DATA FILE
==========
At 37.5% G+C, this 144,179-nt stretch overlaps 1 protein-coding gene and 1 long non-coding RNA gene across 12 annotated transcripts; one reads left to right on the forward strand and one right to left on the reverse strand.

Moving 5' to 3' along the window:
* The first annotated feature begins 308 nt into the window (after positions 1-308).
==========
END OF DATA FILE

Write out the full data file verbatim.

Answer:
At 37.5% G+C, this 144,179-nt stretch overlaps 1 protein-coding gene and 1 long non-coding RNA gene across 12 annotated transcripts; one reads left to right on the forward strand and one right to left on the reverse strand.

Moving 5' to 3' along the window:
* The first annotated feature begins 308 nt into the window (after positions 1-308).